Research funding is going through a period of rapid, positive and potentially far-reaching change. Many of these changes relate to the creation of UKRI and the introduction of a number of significant new research funds. The new funds provide huge opportunities for social scientists. However, there will also be challenges, and researchers will need to work in rigorous and innovative ways to exploit the opportunities that arise.

Social science has a leading role to play in the new funds, and it’s vital that social scientists have a good understanding of the funds and how they can get involved in them. A good starting point is to read UKRI’s Strategic Prospectus which outlines how UKRI will create a research and innovation system that is equipped to tackle major environmental, social and economic challenges.

Social science is central to the new funds

Social science research has already received significant funding through the new research funds, for example:

  • we have commissioned research collaborations with 10 partner countries through the Newton Fund, including India (£8 million), South Africa (£7.5 million), Brazil (£5.4 million), China (£5 million) and Mexico (£3.2 million)
  • the Talent Fund has already funded over 100 new ESRC studentships and 14 fellowships
  • we have allocated £45 million to research activities under the Global Challenges Research Fund to date.

The funds will provide a wealth of additional opportunities across the breadth of the social science disciplines.

Responding to new opportunities

The social science community must be able to respond quickly and decisively to new funding opportunities. A key challenge is the pace at which the new opportunities are being announced and the relatively tight application deadlines that are often associated with them. Agility is required from institutions and researchers in order to respond confidently and actively to relevant opportunities.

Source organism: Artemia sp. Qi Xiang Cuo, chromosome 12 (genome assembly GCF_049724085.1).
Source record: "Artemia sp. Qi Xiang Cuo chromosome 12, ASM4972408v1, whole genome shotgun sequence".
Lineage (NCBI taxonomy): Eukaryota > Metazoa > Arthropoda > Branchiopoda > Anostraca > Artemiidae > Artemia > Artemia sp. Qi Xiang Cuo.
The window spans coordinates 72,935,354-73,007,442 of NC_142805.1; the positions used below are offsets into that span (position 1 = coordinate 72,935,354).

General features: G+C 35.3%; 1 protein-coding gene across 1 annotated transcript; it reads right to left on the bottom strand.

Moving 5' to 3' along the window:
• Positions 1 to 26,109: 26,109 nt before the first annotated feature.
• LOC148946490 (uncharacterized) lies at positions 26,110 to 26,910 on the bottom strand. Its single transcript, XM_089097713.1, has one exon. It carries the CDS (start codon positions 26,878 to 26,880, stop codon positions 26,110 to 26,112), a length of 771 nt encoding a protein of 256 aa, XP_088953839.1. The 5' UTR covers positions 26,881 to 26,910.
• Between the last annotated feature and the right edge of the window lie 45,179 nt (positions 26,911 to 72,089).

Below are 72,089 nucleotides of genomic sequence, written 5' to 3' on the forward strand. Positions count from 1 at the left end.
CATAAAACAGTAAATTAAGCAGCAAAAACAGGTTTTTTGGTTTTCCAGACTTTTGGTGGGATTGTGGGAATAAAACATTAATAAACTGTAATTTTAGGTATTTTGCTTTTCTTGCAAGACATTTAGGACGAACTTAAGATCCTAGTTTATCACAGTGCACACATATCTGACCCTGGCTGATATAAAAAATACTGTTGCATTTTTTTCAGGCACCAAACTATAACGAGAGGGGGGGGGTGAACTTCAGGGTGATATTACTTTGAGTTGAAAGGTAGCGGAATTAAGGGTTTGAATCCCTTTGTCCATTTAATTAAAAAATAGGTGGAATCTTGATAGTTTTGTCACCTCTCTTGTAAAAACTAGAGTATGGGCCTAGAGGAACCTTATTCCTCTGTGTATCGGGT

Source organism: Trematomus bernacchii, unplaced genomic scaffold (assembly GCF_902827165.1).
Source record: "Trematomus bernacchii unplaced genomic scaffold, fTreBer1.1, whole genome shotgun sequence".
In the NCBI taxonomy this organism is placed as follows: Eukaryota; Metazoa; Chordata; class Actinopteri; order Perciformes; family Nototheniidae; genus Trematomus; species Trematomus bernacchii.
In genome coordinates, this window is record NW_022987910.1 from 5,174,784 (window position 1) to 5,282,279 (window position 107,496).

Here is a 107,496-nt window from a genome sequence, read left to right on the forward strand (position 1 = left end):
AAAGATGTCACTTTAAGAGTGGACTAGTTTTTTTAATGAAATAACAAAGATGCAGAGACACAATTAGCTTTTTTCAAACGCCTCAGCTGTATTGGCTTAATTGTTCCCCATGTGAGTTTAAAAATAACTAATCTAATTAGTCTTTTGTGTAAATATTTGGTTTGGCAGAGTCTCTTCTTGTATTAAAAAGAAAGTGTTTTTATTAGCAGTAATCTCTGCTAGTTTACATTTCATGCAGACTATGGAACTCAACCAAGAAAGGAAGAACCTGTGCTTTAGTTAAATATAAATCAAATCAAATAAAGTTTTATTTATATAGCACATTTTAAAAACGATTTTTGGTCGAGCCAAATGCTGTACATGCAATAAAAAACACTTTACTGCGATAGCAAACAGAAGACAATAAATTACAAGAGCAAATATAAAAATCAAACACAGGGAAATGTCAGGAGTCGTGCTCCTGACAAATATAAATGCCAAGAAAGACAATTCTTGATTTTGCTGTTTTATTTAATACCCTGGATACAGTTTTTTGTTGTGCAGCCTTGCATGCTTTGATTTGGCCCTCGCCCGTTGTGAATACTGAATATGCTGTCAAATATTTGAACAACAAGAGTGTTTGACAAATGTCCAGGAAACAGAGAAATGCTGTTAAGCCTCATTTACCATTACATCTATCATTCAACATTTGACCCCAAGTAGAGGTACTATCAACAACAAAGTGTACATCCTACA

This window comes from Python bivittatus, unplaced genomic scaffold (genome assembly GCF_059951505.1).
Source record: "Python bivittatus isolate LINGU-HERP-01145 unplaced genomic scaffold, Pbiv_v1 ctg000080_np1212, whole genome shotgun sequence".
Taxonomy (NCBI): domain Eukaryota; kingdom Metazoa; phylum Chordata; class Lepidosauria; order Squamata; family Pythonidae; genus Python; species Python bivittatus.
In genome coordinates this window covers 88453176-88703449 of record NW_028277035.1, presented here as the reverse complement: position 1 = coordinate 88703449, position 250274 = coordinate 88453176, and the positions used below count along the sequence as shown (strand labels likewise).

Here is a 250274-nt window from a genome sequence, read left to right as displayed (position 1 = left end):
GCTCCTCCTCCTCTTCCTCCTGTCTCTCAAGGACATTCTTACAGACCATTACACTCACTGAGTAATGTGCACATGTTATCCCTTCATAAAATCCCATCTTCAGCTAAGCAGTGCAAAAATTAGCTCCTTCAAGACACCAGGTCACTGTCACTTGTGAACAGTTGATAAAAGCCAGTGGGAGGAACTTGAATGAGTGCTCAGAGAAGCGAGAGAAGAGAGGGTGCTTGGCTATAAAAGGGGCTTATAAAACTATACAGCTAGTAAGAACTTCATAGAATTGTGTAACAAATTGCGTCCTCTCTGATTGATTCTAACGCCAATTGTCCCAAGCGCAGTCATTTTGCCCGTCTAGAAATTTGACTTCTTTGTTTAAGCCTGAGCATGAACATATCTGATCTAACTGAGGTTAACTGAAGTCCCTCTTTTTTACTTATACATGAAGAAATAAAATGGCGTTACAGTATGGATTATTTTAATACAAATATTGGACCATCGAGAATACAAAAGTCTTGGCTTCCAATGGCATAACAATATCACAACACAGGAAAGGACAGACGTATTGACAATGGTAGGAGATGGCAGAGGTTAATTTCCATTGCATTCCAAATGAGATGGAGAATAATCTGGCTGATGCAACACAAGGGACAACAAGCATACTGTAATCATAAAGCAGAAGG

New ways of working

The funds and their associated funding opportunities are multidisciplinary, and are relevant to all social science disciplines. Social sciences have a key role to play in the broad and deep research that will be funded, but researchers may have to look beyond traditional disciplinary boundaries to take advantage of the opportunities on offer. Some of the opportunities might come in unexpected places, and it's important that researchers are open about looking widely for opportunities in the new funds.

Not all of the funding opportunities that are relevant to social scientists will be led by ESRC. It's therefore important that researchers and institutions develop a good cross-UKRI and cross-discipline awareness. For example, you could monitor the UKRI funding opportunities and UKRI Twitter account to keep track of new opportunities. Some of the opportunities might also involve working with non-traditional research partners, such as businesses and researchers in other countries.

Due to the multidisciplinary nature of the new funding opportunities, social scientists must be prepared to work in partnership with researchers from other disciplines and organisations. Effective collaboration is vital, and it would be beneficial to start building relationships with potential research partners in advance of any potential funding opportunities.

Having well-formed research ideas prepared in advance will also help researchers respond effectively to relevant opportunities as they arise. You may want to develop your own 'ideas pipeline' as an individual or in conjunction with other potential research partners.

Resources to help you

It's crucial that social science researchers not only understand the dynamics of the new funding landscape but also commit to being key participants in it. To help with this, we will provide clear information and guidance on specific funding streams and strategic developments. 

Strategic developments

There are a number of ESRC strategic developments that help underpin our capability and funding. Our current strategic developments include:

Specific opportunities

We have produced a set of guidance notes to help you navigate and benefit from the new funds: